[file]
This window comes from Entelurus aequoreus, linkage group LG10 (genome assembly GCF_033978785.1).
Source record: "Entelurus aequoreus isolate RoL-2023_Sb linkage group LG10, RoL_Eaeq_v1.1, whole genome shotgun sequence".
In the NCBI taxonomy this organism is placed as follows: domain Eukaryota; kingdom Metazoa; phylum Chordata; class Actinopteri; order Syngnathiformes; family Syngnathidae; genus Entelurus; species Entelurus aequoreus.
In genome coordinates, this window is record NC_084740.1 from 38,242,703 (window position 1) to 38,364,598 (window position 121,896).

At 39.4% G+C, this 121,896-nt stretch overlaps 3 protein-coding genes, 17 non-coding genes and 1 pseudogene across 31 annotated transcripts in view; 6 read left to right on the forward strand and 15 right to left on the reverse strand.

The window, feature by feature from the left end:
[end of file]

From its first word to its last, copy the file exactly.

This window comes from Entelurus aequoreus, linkage group LG10 (genome assembly GCF_033978785.1).
Source record: "Entelurus aequoreus isolate RoL-2023_Sb linkage group LG10, RoL_Eaeq_v1.1, whole genome shotgun sequence".
In the NCBI taxonomy this organism is placed as follows: domain Eukaryota; kingdom Metazoa; phylum Chordata; class Actinopteri; order Syngnathiformes; family Syngnathidae; genus Entelurus; species Entelurus aequoreus.
In genome coordinates, this window is record NC_084740.1 from 38,242,703 (window position 1) to 38,364,598 (window position 121,896).

At 39.4% G+C, this 121,896-nt stretch overlaps 3 protein-coding genes, 17 non-coding genes and 1 pseudogene across 31 annotated transcripts in view; 6 read left to right on the forward strand and 15 right to left on the reverse strand.

The window, feature by feature from the left end: